She rejoined the tour for her final three tournaments of the season with Ayala in tow.

The South Florida-based coach had been a temporary solution for Bouchard at the 2015 Australian Open, when she found herself coachless in the wake of the departure of longtime mentor Nick Saviano.

A few weeks later, she teamed up with Sam Sumyk.

She didn’t consider Ayala a potential long-term solution then. It’s hard to know if she might think differently this time around. The fact that she failed to win a match in Beijing, Hong Kong or Luxembourg might weigh on that decision.

2018 will be here before you know it

One big question the Canadian must answer, with just two short months ahead of her to re-group and re-assess, is what her plan will be going into the 2018 Australian Open.

Currently ranked No. 80 after beginning the season ranked No. 47, Bouchard is no danger of dropping much more this season.

So a main-draw spot in Melbourne isn’t in danger.

But right from the beginning of 2018, she will be under pressure to put up results. And she has put herself in a difficult position, both logistically and with her ranking, to try to do that.

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The match began well for Bouchard – but mostly because it began so poorly for her opponent. (WTATV.com)

More than 40 per cent of the ranking points the 23-year-old currently has on her resumé were earned in Sydney and at the Australian Open. If she fails to defend those points, her ranking would tumble to somewhere around No. 130.

Bouchard already has opted to sacrifice the first tournament week of the season. Instead of playing one of the season-opening WTA Tour events (Brisbane, Auckland or Shenzhen), she chose to take part in the exhibition Hopman Cup.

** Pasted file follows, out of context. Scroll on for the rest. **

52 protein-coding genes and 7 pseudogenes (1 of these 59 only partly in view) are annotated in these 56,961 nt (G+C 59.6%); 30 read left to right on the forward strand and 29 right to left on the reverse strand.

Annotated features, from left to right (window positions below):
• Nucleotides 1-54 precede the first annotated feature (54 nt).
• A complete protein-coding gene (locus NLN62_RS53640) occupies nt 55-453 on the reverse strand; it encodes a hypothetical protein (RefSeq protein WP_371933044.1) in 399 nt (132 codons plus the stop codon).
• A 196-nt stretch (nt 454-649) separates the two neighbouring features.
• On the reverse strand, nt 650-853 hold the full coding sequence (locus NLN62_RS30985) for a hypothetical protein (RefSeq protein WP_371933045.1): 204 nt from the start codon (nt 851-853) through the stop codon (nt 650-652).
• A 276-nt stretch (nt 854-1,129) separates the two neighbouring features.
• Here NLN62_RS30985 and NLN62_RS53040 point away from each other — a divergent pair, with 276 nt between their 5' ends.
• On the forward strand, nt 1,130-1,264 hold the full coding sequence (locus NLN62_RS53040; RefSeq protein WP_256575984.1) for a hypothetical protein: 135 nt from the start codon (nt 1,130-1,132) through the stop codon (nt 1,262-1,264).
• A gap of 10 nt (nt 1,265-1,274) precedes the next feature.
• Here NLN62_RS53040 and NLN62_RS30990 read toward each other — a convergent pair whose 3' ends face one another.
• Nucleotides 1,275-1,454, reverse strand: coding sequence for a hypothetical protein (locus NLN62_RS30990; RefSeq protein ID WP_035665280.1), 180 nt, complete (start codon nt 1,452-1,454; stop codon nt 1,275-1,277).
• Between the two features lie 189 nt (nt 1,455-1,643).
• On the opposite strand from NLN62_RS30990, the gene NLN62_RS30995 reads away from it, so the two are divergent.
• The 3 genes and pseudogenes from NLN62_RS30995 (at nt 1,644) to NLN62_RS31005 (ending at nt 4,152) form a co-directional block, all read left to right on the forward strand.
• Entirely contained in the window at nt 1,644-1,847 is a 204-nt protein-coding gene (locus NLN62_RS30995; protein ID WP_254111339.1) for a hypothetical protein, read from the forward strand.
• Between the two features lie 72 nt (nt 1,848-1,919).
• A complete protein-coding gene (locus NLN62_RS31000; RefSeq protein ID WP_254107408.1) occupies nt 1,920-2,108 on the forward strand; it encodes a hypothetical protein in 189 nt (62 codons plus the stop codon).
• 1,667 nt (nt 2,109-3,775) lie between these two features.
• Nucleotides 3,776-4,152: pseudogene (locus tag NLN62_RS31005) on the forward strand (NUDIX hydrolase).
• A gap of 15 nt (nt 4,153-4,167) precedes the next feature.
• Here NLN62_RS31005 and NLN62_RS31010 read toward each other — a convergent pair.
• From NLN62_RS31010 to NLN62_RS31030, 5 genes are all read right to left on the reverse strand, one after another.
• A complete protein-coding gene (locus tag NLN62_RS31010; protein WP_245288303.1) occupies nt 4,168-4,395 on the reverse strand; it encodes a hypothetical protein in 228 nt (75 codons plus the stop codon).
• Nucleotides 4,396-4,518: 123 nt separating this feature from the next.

After that, only one week remains before Melbourne.

Challenging scheduling

Bouchard got into Sydney on a main-draw wild card this year, in an exchange between Tennis Australia and Tennis Canada. That’s unlikely to happen again, although anything’s possible.

Her other option that week is the International-level event in Hobart, Tasmania.

But that’s also problematic.

The main-draw cutoff ranking the last five years in Hobart has averaged No. 66. So Bouchard will be a long way from making that.

And the qualifying begins a day earlier than is typically the case, on Friday. On that Friday, Bouchard will be playing across Australia in Perth, against Belgium.

In all likelihood, her notoriety will still be worth a wild card into the smaller event. But that’s hardly a given.

And if, somehow, she and partner Vasek Pospisil do well in the Hopman Cup round-robin portion and go on to the Saturday semifinals or even the Sunday final, her window closes a little more.

The Hobart main draw begins on the Sunday. Bouchard would have to fly all day Saturday or Sunday (there are no direct flights). Then she quickly would have to adjust to the different courts and conditions (Perth is played indoors). And there is a three-hour time difference.

Between now and then, the Canadian must rebuild the entire team around her, starting with a coach.

If the last few months have been filled with weeklong breaks after early-round losses, the next three months will be significantly more jam-packed and eventful.

And because of the former, the latter has become even more crucial to stop a struggle that has now lasted three seasons.

Where does Bouchard go from here?

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The first legitimate question that has to be asked about Genie Bouchard’s abbreviated Asian swing: what is she doing there, really?